References[edit]

  1. ^ "The Brownson House Inc." (Database Search for EIN 25-0965444). Exempt Organizations Select Check. Internal Revenue Service. Retrieved January 12, 2013. 
  2. ^ "Browson House Alumni Assoc Inc." (Database Search for EIN 25-1478460). Exempt Organizations Select Check. Internal Revenue Service. Retrieved January 12, 2013. 
  3. ^ "Vernon C Neal & Alvina B Neal Fund" (Database Search for EIN 25-1608371). Exempt Organizations Select Check. Internal Revenue Service. Retrieved January 12, 2013. 
  4. ^ "Directions". Brownson House. Archived from the original on September 10, 2012. Retrieved September 10, 2012. 
  5. ^ a b c d "About Us". Brownson House. Archived from the original on September 10, 2012. Retrieved September 10, 2012. 
  6. ^ Bugaile, Tim. "Brownson House & Vernon C. Neal Sportsplex". Washington County Business Journal. Observer Publishing Company. Retrieved January 12, 2013. 
  7. ^ a b c d e f g "BROWNSON HOUSE 2002 - YOUTH SERVICE". Washington–Greene County Chapter, Pennsylvania Sports Hall of Fame. Archived from the original on September 10, 2012. Retrieved September 10, 2012. 
  8. ^ Eastman, Frank Marshall (1922). "Twenty-sevenths Judicial District". Courts and lawyers of Pennsylvania: a history, 1623-1923. Volume 3. American Historical Society, Inc. p. 726.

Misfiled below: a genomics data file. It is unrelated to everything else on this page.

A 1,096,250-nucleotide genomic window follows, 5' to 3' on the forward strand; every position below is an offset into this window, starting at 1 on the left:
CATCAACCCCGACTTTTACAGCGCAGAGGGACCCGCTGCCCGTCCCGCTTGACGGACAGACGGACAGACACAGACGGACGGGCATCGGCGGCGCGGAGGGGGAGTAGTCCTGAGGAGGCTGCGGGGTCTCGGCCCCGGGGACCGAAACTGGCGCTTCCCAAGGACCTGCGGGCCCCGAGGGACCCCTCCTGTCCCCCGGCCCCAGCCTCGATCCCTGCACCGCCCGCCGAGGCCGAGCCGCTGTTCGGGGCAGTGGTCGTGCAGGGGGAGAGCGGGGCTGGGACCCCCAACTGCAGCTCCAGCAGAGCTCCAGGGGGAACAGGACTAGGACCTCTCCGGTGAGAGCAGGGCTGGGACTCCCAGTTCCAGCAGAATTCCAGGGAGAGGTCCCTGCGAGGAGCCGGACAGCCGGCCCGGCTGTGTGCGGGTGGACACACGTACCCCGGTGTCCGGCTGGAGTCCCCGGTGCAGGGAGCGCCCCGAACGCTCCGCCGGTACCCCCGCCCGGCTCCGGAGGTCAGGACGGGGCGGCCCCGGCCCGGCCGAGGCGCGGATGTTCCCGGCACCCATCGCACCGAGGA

9. ^ Trozzo, Sandy (September 16, 1996). "Arthur Sandusky, Brownson House director, dies at 76". Observer-Reporter. Retrieved January 12, 2013. 
  10. ^ "ARTHUR SANDUSKY 1989 — MERITORIOUS SERVICE". Washington–Greene County Chapter, Pennsylvania Sports Hall of Fame. Archived from the original on 2011-11-22. 
  11. ^ King Greenwood, Jill (December 11, 2011). "Friends' fond memories clash with dark image of Sandusky". Pittsburgh Tribune-Review. Retrieved January 12, 2013. 
  12. ^ "Inside The Brownson House - Sandusky Family Was Prominent In Washington, Pa., Community". WTAE-TV. November 16, 2011. Retrieved January 12, 2013. 
  13. ^ Merrill, Elizabeth (November 11, 2011). "No one, it seems, knows Jerry Sandusky". Outside the Lines (ESPN). Retrieved January 12, 2013. 
  14. ^ O'Neill, Ann; Wayne Drash (November 20, 2011). "Jerry Sandusky's 'make-believe world'". CNN. Retrieved January 12, 2013. 
  15. ^ Fitzpatrick, Frank (November 20, 2011). "Clues In His Past?". Philadelphia Inquirer. Retrieved January 12, 2013. 
  16. ^ a b Bearak, Barry (November 15, 2011). "In Sandusky’s Birthplace, the Man They Knew". New York Times. Retrieved January 12, 2013. 
  17. ^ Coleman, Rich (November 20, 2011). "Residents of Sandusky's hometown in disbelief". Altoona Mirror. Retrieved January 12, 2013. 
  18. ^ Robertson, Bob (October 19, 1986). "Brownson House to celebrate 60th anniversary". Observer-Reporter. p. B-3. Retrieved January 12, 2013. 
  19. ^ "Documents Raise Questions About Number Of Alleged Sandusky Victims". KDKA-TV. October 30, 2012. Retrieved October 31, 2012. 

External links[edit]